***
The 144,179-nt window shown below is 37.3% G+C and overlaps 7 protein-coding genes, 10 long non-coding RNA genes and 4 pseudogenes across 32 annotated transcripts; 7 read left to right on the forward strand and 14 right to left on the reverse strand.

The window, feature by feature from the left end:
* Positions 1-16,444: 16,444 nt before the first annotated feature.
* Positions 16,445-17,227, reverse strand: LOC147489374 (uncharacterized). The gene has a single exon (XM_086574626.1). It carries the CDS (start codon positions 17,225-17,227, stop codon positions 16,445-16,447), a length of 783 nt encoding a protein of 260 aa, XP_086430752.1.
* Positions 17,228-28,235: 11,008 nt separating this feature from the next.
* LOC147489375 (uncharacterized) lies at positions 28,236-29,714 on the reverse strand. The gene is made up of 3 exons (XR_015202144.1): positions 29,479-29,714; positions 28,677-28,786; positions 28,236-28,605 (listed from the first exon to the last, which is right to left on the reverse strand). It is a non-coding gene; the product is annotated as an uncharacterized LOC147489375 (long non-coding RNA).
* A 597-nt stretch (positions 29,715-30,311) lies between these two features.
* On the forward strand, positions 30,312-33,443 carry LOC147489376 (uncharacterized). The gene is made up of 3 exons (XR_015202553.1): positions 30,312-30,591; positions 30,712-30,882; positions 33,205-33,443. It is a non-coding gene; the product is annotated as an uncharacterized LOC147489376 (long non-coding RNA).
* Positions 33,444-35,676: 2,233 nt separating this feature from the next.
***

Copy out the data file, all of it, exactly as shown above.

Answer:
The 144,179-nt window shown below is 37.3% G+C and overlaps 7 protein-coding genes, 10 long non-coding RNA genes and 4 pseudogenes across 32 annotated transcripts; 7 read left to right on the forward strand and 14 right to left on the reverse strand.

The window, feature by feature from the left end:
* Positions 1-16,444: 16,444 nt before the first annotated feature.
* Positions 16,445-17,227, reverse strand: LOC147489374 (uncharacterized). The gene has a single exon (XM_086574626.1). It carries the CDS (start codon positions 17,225-17,227, stop codon positions 16,445-16,447), a length of 783 nt encoding a protein of 260 aa, XP_086430752.1.
* Positions 17,228-28,235: 11,008 nt separating this feature from the next.
* LOC147489375 (uncharacterized) lies at positions 28,236-29,714 on the reverse strand. The gene is made up of 3 exons (XR_015202144.1): positions 29,479-29,714; positions 28,677-28,786; positions 28,236-28,605 (listed from the first exon to the last, which is right to left on the reverse strand). It is a non-coding gene; the product is annotated as an uncharacterized LOC147489375 (long non-coding RNA).
* A 597-nt stretch (positions 29,715-30,311) lies between these two features.
* On the forward strand, positions 30,312-33,443 carry LOC147489376 (uncharacterized). The gene is made up of 3 exons (XR_015202553.1): positions 30,312-30,591; positions 30,712-30,882; positions 33,205-33,443. It is a non-coding gene; the product is annotated as an uncharacterized LOC147489376 (long non-coding RNA).
* Positions 33,444-35,676: 2,233 nt separating this feature from the next.